Holocaust denier David Irving. (AP/Hans Punz) (AP/Hans Punz)
Holocaust denier David Irving

The UK’s Yesterday channel broadcast a program this week with claims that bore an eerie resemblance to statements from one of the world’s most notorious Holocaust-deniers.

By: United with Israel Staff

A British documentary aired this week entitled “Private Lives” claimed that Adolph Hitler did not wish to confront the reality of the Final Solution and was not personally involved in its implementation. The program presenter, Tracy Borman posits, “When it came to the extermination of Jews, Hitler was very hands off.”

Among the programs’ contentions are that Hitler never visited a death camp and pulled down the blinds of his train when a train carrying Jews to their deaths stopped on a nearby platform. The show also claimed that the Holocaust began with Hitler’s comments at a private dinner and that there was no “paper trail” linking him directly to its instigation.

The shows claims were immediately attacked by leading Holocaust expert Richard Evans, former Regius Professor of History at the University of Cambridge and the author of several volumes on the Nazi regime.

Evans noted that while Hitler did not visit the camps, he was regularly sent and read the reports of SS task forces that murdered hundreds of thousands of Jews during the war. Evans explained that Hitler pulled down the blinds of his train when he passed a rail car that was carrying wounded German soldiers, not Jews.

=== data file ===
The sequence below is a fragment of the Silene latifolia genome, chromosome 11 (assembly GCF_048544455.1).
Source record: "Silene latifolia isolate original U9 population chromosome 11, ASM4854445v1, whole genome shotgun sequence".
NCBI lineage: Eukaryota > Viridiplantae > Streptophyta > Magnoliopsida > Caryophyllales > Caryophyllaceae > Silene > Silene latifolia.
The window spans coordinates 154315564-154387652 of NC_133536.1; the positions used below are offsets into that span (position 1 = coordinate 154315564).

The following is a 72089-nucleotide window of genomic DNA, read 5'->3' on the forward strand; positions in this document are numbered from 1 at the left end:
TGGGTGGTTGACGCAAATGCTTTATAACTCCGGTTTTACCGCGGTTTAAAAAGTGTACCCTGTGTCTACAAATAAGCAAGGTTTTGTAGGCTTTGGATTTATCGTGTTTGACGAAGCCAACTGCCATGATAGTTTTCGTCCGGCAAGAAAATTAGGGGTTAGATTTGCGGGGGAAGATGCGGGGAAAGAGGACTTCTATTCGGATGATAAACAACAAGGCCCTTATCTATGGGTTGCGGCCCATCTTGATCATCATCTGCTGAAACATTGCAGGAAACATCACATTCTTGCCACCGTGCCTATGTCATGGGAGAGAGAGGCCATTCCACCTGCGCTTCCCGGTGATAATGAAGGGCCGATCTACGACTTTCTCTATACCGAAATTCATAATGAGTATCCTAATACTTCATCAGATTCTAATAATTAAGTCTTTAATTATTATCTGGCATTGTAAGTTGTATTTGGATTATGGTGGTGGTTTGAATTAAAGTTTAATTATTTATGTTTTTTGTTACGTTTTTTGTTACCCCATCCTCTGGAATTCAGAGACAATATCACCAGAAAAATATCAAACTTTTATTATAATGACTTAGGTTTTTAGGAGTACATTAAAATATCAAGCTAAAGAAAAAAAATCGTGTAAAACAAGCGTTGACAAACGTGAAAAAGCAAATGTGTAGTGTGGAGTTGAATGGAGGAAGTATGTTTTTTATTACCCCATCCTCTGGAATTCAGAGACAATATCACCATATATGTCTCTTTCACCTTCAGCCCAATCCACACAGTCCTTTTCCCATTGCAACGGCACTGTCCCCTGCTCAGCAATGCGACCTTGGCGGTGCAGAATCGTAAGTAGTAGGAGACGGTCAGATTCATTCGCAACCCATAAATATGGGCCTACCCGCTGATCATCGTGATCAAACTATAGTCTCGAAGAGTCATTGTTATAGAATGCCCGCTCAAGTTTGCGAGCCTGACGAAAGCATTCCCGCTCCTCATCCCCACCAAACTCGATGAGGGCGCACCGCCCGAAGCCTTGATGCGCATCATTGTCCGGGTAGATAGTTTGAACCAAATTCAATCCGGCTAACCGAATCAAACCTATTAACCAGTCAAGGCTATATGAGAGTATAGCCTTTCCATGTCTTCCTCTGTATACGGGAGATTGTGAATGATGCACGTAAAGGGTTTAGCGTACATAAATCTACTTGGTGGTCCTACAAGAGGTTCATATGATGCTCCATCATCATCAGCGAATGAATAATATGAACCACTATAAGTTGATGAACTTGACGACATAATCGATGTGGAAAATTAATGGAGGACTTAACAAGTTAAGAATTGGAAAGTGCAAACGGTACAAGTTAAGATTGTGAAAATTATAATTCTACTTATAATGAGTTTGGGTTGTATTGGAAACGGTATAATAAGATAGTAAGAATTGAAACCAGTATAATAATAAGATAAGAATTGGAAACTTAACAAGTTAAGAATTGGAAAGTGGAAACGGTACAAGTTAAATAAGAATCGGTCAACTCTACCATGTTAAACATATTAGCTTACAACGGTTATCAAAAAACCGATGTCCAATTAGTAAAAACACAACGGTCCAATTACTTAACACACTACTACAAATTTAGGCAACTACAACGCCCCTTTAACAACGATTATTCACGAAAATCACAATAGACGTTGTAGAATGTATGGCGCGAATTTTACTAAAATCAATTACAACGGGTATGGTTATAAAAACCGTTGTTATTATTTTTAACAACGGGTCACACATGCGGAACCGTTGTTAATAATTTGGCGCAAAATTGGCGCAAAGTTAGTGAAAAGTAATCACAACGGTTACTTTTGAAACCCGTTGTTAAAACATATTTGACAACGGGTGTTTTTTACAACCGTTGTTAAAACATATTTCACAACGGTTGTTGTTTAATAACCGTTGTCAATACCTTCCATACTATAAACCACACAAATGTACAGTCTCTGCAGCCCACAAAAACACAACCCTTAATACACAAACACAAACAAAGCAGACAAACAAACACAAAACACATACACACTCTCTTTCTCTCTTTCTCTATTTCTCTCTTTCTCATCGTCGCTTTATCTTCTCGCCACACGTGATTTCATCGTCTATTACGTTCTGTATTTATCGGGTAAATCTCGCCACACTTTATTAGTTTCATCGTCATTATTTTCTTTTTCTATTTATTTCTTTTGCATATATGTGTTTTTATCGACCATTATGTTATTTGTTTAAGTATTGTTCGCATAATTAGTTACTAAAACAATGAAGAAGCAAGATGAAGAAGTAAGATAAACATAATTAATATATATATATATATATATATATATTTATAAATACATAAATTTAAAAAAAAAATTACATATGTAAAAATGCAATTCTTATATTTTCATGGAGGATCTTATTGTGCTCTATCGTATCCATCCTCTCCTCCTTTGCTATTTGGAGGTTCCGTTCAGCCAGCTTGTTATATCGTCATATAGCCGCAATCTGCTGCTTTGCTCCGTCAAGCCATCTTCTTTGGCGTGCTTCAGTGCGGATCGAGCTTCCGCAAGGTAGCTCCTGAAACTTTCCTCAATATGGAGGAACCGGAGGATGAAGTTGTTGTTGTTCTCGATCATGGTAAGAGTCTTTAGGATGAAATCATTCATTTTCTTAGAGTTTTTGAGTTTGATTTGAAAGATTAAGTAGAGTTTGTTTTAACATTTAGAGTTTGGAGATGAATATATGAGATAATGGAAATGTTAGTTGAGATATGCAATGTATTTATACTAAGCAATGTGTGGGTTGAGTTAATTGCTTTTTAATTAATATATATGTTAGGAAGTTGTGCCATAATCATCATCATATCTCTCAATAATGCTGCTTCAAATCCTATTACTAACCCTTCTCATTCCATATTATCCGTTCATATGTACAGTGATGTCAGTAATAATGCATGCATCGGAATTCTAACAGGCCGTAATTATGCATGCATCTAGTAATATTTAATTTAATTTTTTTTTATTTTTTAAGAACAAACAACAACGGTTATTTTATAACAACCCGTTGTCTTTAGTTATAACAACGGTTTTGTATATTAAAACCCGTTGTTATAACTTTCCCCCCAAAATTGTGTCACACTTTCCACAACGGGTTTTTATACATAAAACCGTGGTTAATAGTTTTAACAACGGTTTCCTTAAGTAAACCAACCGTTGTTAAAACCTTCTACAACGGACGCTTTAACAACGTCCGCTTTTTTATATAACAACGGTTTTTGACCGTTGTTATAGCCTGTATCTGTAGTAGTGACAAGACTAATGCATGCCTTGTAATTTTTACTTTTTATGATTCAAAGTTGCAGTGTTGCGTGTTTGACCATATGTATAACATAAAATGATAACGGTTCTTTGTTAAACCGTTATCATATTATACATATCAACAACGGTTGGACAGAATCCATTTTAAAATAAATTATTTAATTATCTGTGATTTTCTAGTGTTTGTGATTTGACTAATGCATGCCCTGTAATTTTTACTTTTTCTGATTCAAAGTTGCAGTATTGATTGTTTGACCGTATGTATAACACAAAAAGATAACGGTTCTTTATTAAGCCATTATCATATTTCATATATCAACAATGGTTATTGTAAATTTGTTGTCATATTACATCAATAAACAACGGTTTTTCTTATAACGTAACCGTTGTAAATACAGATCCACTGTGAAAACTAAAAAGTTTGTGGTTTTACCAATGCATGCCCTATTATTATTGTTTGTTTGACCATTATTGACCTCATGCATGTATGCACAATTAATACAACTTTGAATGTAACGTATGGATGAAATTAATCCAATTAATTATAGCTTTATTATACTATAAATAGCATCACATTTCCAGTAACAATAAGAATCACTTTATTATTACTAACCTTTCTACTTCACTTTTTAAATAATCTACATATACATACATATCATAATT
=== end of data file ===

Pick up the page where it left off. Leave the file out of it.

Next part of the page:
Evans commented to Times of Israel, “There are many documents attesting to Hitler’s knowledge of the extermination of the Jews, including the diaries of his propaganda minister, Joseph Goebbels.”

A closer examination reveals that the British documentary appears to rehash similar statements made by notorious Holocaust denier David Irving. In his book, “Hitler’s War,” Irving clams that Hitler had no knowledge of the Holocaust and that Heinrich Himmler and Reinhard Heydrich were its originators and architects.

Similar to the “Private Lives” documentary, Irving trumpeted the lack of any written order from Hitler demanding the Holocaust, and for years offered to pay £1,000 to anyone who could find such an order. Irving’s absurd claims were debunked by a host of World War II experts.

In 2005, for example, Ian Kershaw, professor of Modern History at the University of Sheffield, noted, “The distance that Hitler kept between himself and the actual killing has fueled neo-Nazi claims that he was not responsible for the murder of the Jews, and that Himmler kept him in ignorance of what was taking place.”

Kershaw continued, “In truth, however, Hitler’s indelible imprint can be found at every stage of the Final Solution. His central role is superficially obscured by the deliberate camouflage language about the extermination used by the Nazi leadership; by his extreme unbureaucratic leadership style, and by the high premium he attached to secrecy.

“Orders on sensitive issues were passed on verbally, on a ‘need-to-know’ basis. That the paper trail often stops before it reaches him is testimony not to his ignorance of the Final Solution, but to the way his dictatorship worked,” Kershaw concluded.


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